shoplifter That feeling of opening-up has also spread into my comic reading. The last time I went to the library I found a different section of trades in the sci-fi section (the other two are in YA and kids) and saw that they had Michael Cho’s Shoplifter. I immediately snatched it up because I’ve been following Cho on Twitter for years now, love his style and had been wanting to check this book out since I saw him posting about it.

The graphic novel — a sequential story told all in one volume as opposed to the monthly comic book format everyone’s familiar with — stars Corinna Park, a woman in her mid-to-late 20s working for an advertising agency. But, that’s not what she wants to do with her life. She wants to be a writer. This entry level job wound up taking off, sucking her focus and making her kind of hate her life a little bit, what life there is to hate. The title refers to her not-too-often habit of stealing a magazine while buying other goods at a corner store near her house. After meeting a guy she likes, she starts thinking about making a huge change in her life, though even that doesn’t quite shake out like intended.

I really enjoyed this story. The story itself is not one unlike the kind you see at the heart of a lot of indie movies like Giant Mechanical Man or The Lifeguard, the idea of not knowing what the hell you’re going to do that swirls around creative types in all mediums. Cho literally adds his own style to it by using a visual look that uses black, white and pink (instead of gray). Pink might seem a bit one note for a lot of people, but it works as well during the day as it does at night and adds a kind of frosting quality to what Corrina’s going through. This isn’t real life for her, it’s just the gussied up version she’s living for now until she figures out the real thing she wants to do.

As a wannabe writer myself, I can’t help but instantly fall for Shoplifter like I have so many stories like it in the past. I am super on board for anything else Michael Cho wants to write and draw about. His is a voice I can relate to and appreciate.

 

Trade Post: Black Hole

BLACK HOLE (Pantheon)
Written & drawn by Charles Burns
Collects Black Hole #1-12

Man, being a teenager sucks. Everything you experience is so crazy and intense because you basically have nothing to compare it to. That seems to be one of the big themes behind Charles Burns’ Black Hole which I just read for the very first time thanks to my newfound urge to expand my comic horizons. I’ve always considered myself a realist, going as far back as I can remember thinking about how I think about things, so I can’t exactly relate with the impetuous decisions many of the characters in this book make (my buddy Sean pointed out how hyperbolic everything is when it comes to this group of teenagers). The logical part of my brain says “hey, don’t screw the girl you KNOW has an STD that will turn you into a mutant” and “it’s no big deal to go back home, your parents will love to see you,” but I get that the teenage mind doesn’t always work that way, especially when faced with extraordinary events like life-altering disease and the death of a loved one.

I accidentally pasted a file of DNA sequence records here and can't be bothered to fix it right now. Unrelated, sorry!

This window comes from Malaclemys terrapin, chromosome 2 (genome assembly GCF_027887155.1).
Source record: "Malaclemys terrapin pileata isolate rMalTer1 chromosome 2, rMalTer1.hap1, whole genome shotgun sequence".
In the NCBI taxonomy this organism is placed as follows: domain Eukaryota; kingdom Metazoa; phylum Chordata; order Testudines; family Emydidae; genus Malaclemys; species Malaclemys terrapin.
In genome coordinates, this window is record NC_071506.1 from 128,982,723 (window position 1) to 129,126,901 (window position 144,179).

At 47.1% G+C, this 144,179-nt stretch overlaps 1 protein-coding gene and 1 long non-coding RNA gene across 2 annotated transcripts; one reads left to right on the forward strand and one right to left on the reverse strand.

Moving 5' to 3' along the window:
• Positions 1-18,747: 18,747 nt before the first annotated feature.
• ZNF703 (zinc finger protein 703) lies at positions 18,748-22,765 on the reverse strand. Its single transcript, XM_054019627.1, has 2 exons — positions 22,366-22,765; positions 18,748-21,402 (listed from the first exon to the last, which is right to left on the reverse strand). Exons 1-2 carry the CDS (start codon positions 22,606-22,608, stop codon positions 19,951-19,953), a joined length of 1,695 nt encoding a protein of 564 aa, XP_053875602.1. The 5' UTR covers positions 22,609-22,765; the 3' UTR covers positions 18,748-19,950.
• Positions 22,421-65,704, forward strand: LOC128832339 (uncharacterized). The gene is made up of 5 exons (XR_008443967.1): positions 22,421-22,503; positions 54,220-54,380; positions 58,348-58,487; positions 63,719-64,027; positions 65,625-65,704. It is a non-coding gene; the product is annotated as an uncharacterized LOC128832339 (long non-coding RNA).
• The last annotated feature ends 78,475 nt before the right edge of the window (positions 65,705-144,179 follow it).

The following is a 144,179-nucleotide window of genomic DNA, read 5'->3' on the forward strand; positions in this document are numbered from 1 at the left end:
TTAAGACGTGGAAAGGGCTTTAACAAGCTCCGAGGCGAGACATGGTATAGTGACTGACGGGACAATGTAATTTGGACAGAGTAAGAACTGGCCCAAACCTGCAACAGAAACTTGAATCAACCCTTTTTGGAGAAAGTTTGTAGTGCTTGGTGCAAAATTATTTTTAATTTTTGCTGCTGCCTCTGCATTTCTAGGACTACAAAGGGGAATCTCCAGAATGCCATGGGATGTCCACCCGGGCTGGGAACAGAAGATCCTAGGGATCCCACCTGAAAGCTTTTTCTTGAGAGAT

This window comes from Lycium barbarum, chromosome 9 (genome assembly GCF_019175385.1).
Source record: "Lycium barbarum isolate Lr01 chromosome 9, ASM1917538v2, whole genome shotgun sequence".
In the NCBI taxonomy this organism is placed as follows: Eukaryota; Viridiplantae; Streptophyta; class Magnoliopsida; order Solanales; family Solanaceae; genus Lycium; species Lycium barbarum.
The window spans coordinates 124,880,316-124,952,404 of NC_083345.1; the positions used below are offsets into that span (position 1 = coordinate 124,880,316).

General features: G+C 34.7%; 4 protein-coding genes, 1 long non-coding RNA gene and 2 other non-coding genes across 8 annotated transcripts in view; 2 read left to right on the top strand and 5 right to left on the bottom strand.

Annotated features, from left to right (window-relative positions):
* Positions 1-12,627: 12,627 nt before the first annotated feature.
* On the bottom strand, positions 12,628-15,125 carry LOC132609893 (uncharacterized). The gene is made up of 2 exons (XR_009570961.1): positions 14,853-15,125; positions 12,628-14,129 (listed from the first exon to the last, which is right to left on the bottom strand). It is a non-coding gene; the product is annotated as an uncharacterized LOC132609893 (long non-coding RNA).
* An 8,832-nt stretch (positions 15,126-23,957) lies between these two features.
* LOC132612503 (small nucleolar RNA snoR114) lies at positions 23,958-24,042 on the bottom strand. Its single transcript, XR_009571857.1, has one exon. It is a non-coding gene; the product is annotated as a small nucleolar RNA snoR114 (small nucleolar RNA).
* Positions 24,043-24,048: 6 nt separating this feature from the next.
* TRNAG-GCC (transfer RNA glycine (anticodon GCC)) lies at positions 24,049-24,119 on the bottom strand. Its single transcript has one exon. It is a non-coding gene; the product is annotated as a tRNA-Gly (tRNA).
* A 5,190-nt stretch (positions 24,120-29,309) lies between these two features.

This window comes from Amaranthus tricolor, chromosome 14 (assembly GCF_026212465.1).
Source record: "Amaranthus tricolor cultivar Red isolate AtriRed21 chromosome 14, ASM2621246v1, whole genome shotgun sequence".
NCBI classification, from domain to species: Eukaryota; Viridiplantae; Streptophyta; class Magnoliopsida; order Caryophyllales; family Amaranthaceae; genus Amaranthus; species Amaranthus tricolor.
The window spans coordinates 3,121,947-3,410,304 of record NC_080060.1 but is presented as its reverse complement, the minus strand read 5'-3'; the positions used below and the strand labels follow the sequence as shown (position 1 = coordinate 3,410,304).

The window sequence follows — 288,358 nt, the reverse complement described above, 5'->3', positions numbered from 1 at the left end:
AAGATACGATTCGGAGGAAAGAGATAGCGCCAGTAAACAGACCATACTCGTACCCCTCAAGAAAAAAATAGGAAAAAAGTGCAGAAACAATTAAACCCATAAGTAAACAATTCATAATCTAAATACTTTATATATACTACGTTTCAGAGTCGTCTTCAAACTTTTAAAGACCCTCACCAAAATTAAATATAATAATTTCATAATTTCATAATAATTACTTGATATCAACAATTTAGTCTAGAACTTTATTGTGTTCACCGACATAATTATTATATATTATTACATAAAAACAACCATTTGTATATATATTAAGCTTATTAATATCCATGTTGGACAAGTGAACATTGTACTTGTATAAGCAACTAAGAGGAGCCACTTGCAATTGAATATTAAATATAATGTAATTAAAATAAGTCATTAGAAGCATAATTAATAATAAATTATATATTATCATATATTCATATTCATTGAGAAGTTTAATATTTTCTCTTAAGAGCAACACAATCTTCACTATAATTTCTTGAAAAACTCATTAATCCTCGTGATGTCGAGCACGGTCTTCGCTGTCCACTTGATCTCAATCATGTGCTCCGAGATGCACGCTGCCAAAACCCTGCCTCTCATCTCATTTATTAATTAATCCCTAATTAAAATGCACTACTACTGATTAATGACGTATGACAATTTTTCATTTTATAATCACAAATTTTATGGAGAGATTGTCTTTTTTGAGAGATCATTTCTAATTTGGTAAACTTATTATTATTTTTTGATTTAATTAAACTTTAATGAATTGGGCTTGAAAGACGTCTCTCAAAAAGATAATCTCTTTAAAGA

Here’s my best attempt at explaining the book. There’s two main characters: Chris (a girl) and Keith. Both are teenagers in a small town with a nasty STD making the rounds that seems to give each victim/carrier a different physical mutation: skin peeling like a snake, warped faces, extra mouths, tails and huge boils or warts among others. Keith has a thing for Chris, but Chris likes a dude named Rob. Rob gives Chris the bug. Even though Keith like Chris, he still hooks up with Eliza and gets the bug himself. Overall, Keith is all around bored with his life, unhappy at every turn and obsessed with a girl he’s put up on a pedestal who can’t help but fall once he learns more about her. I might not be able to relate to the bad choices these kids made, but I can relate to that feeling of disappointment in someone you hold in esteem. I had a lot of that in my younger years. Meanwhile, Chris is just trying to figure out what life’s all about, following her passions for Rob and falling in love with him even after he makes her sick (it’s actually interesting, now that I think about it, that her mutation is mostly absent for the latter part of the book, I wonder if it went away). To be fair, most of Chris’ bad fortune is a result of her bad choices instead and not the disease.

Burns’ use of squiggly panel lines to denote flashbacks and dream sequences are the comic book equivalent of the wavy effect they use to show flashbacks on TV and in movies, except it doesn’t just start and end those sequences. It’s always there, which gave the images even more implied motion in my brain. Not only was there impliedĀ  movement between panels, like in every other comic, but it was almost like the panels themselves were moving, vibrating, humming or doing that TV flashback thing. I’ve never spent this much time looking at panel lines, but there was something hypnotic about those perfectly round waves which continued from one panel to another, though invisibly, between panels. There were also times where the curved nature of the panel borders gave the panel itself added depth, I think that’s because, oftentimes, the line would cover dialog boxes, giving the illusion of layers. Very cool.